Michael Ronickher is a partner in the Washington, DC, office of Constantine Cannon LLP. He represents a broad range of whistleblowers, including in healthcare, defense, and financial frauds, with a particular specialty in representing tax whistleblowers.
Mr. Ronickher currently represents numerous whistleblowers in sealed litigations under federal and state False Claims Acts, where he helps clients navigate the sometimes-confusing process and helps the government investigate the alleged frauds. These cases range from government contracting violations stemming from substandard materials or cybersecurity failings to various healthcare billing frauds involving everything from unbundling fraud to Medicare Part C and the Anti-Kickback Statute.
Mr. Ronickher also draws on a near-decade of experience as a Trial Attorney in the Tax Division of the Department of Justice to represent numerous whistleblowers who have used the IRS’s whistleblower program to expose tax fraud or avoidance. These whistleblowers have brought forward information about a wide range of schemes that add up to billions of dollars in tax avoidance. Professor Diane Ring, who brings a deep knowledge of tax law, and Bob Gardner, who brings first-hand experience at the IRS Whistleblower Office, are key collaborators in this process.
Mr. Ronickher’s representation of tax whistleblowers does not end at the IRS. He currently represents clients in several U.S. Tax Court cases challenging IRS whistleblower award determinations.
Mr. Ronickher also represents a prominent government whistleblower, Simon Edelman, whom we allege was fired from the Department of Energy after providing photos to the press that contradicted the Secretary of Energy’s story about a meeting with a coal industry lobbyist. Along with John Tye of Whistleblower Aid, he represents the whistleblower pro bono in his retaliation claims before the U.S. Office of Special Counsel, as reported in the New Yorker.
Drawing on his false claims and tax experience, Mr. Ronickher testified in 2018 in favor of efforts to remove the tax loophole in the District of Columbia’s False Claims Act. Along with Eric Havian, he has repeatedly been published on the need for an anti-money laundering (AML) whistleblower program. He has also served as a conference speaker on tax law issues.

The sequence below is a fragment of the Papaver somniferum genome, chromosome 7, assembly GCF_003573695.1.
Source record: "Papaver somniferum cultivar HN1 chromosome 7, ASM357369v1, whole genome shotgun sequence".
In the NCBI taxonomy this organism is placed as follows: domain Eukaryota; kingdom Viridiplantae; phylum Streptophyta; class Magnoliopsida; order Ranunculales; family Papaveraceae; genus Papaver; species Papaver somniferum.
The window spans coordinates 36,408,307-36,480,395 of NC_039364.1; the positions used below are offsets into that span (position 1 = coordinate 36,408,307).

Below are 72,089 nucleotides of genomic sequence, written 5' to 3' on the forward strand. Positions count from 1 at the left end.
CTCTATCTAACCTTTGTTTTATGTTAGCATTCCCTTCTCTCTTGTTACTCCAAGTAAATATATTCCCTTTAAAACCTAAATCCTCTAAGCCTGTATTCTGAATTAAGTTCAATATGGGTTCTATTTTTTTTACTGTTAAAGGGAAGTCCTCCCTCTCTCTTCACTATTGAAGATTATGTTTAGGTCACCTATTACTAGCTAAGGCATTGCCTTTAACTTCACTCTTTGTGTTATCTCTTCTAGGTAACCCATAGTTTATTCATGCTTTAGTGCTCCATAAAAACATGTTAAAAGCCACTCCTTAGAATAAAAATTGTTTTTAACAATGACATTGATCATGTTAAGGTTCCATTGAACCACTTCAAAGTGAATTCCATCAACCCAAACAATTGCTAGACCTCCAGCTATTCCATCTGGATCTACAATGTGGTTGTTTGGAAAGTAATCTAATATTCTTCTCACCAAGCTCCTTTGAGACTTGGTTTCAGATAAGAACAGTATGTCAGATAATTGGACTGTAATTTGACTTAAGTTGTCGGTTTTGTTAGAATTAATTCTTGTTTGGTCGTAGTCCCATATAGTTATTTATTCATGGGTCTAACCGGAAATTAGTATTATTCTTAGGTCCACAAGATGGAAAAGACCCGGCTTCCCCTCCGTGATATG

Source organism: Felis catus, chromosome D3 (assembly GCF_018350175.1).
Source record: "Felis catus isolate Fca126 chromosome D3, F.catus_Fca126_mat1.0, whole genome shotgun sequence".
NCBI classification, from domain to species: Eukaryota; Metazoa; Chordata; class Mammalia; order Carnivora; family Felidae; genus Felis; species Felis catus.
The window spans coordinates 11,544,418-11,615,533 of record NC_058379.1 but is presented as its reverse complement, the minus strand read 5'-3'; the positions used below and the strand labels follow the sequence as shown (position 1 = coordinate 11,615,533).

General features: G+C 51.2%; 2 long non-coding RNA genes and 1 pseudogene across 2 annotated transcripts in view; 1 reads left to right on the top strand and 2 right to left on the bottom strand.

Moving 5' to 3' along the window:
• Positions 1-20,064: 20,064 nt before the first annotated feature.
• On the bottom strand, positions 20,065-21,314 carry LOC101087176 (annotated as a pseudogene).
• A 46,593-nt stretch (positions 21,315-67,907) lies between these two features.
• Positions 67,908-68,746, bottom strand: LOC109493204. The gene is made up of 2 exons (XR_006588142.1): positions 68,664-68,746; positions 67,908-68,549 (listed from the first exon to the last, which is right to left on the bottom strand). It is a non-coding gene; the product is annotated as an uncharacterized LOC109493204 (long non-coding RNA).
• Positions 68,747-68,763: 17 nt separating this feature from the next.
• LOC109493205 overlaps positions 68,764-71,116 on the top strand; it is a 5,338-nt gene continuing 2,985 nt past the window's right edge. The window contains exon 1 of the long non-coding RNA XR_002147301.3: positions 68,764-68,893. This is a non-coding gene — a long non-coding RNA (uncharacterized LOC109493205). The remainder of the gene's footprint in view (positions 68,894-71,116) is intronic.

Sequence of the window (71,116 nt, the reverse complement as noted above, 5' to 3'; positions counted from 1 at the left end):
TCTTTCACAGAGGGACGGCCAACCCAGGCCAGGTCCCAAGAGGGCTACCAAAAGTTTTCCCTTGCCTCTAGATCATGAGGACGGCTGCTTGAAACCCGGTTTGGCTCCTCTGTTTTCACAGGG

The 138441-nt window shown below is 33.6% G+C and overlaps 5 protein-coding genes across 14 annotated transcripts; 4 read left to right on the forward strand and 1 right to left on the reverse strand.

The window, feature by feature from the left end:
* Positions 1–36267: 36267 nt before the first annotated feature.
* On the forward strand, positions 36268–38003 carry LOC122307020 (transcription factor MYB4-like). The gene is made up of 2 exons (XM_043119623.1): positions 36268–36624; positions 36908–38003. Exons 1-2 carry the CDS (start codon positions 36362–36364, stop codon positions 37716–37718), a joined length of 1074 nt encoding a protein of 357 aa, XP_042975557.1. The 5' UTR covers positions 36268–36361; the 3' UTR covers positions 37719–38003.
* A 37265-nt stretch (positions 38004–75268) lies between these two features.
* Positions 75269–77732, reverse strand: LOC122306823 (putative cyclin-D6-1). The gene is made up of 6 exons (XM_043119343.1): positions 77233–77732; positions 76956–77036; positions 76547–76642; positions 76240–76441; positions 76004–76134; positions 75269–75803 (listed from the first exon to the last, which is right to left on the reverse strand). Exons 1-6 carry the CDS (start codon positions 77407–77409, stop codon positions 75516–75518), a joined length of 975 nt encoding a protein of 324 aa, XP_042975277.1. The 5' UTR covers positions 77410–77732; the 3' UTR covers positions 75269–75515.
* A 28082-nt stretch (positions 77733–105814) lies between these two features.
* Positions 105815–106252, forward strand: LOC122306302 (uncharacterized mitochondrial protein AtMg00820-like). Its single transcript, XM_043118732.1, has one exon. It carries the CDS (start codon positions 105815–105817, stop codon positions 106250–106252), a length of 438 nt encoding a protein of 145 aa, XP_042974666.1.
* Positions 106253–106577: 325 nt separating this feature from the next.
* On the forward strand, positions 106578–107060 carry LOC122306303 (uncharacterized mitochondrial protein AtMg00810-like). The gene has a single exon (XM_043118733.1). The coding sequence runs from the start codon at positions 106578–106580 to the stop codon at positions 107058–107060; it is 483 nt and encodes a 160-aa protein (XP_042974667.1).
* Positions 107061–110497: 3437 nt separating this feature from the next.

Prior to joining Constantine Cannon, Mr. Ronickher served as lead counsel on numerous complex and high-profile litigations at DOJ. As a result, Mr. Ronickher has deep experience with every phase of the most complicated litigation, including in cases involving complex tax avoidance or reduction schemes. For example, he helped develop the government’s defense against so-called “previously taxed income” (PTI) tax shelters that were being used to shelter the income from $870 million, and he served on a trial team that successfully challenged $115 million in deductions from SILO (Sale-In, Lease-Out) tax shelter transactions.
At DOJ, Mr. Ronickher worked closely with the IRS Whistleblower Office to defend it in a case involving a tax whistleblower’s tip that potentially pointed to over $500 million in tax fraud. Mr. Ronickher also defended a challenge to the IRS’s Report of Foreign Bank and Financial Accounts (FBAR) Offshore Voluntary Disclosure Program.
Mr. Ronickher additionally spear-headed the Tax Division’s litigation concerning the Section 1603 grant program, which provided a federal subsidy for clean-energy investments. He independently handled the first such case to go to trial and later led the Government’s trial team in a $260 million case regarding the valuation of the sale-leaseback of a $1.65 billion wind farm.
While at the Department of Justice, Mr. Ronickher was awarded the Tax Division Outstanding Attorney Award on three separate occasions. He was the recipient of two awards from the IRS: the Mitchell Rogovin Award and the IRS Lucite Award.
Mr. Ronickher is admitted to practice in California and the District of Columbia, as well as in the U.S. Tax Court, U.S. Court of Federal Claims, and the U.S. District Courts for the Northern District of California and the District of Colorado.
Mr. Ronickher graduated with distinction from Stanford Law School, where he was a Public Interest Fellow and co-editor of the Journal of Civil Rights and Civil Liberties. He completed his undergraduate studies at Dartmouth College, graduating summa cum laude with a degree in Comparative Literature. Prior to law school, he worked as an editor for the life sciences textbook publisher Benjamin Cummings. Mr. Ronickher is proficient in German.
Banking Exchange publishes article by Eric Havian and Michael Ronickher. Click here to read the article.Read More